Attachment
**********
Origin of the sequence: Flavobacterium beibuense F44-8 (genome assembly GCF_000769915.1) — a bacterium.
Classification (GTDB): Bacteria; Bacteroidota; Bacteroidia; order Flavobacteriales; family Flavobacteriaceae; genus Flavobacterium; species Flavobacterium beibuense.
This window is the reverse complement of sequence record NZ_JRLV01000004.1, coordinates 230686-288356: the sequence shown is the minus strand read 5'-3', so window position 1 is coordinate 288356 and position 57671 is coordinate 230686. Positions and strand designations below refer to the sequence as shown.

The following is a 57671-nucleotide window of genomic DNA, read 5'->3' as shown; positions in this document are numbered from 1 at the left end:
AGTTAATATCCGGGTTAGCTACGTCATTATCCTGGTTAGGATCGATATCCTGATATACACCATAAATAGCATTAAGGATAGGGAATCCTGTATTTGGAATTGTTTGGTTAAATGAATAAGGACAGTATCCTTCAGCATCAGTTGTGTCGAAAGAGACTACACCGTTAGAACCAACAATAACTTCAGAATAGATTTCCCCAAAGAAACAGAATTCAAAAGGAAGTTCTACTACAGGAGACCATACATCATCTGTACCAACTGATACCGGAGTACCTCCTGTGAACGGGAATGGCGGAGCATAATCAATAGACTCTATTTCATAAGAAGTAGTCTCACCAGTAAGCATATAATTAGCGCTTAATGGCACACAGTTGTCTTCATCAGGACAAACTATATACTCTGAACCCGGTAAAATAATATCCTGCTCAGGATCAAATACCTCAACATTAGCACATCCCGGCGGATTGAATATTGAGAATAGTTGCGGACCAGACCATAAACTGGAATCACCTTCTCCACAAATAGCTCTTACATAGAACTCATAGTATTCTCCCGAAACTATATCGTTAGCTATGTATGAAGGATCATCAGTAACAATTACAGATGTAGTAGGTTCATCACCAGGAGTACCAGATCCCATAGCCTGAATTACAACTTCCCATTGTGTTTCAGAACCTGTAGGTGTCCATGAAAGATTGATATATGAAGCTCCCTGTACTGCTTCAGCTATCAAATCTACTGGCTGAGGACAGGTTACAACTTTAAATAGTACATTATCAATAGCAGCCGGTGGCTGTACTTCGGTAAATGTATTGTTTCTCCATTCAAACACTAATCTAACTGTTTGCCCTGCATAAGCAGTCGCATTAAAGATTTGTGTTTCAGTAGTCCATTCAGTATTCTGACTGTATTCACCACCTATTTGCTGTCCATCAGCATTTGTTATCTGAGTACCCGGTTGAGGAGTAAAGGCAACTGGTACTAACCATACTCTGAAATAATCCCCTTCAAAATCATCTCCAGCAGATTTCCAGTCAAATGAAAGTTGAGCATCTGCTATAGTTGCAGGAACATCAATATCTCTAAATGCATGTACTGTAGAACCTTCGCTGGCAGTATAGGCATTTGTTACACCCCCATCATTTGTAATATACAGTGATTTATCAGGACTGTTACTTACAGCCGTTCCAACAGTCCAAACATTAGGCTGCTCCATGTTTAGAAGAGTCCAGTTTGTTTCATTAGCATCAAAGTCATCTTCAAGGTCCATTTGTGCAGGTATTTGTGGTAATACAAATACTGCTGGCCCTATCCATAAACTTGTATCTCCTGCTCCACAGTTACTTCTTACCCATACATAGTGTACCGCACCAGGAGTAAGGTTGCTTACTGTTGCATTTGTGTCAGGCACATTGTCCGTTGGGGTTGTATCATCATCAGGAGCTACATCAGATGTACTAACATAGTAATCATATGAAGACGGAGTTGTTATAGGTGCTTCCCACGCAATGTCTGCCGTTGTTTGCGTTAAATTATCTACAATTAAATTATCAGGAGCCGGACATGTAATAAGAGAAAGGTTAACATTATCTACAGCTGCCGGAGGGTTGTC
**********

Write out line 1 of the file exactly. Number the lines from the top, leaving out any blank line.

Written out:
Origin of the sequence: Flavobacterium beibuense F44-8 (genome assembly GCF_000769915.1) — a bacterium.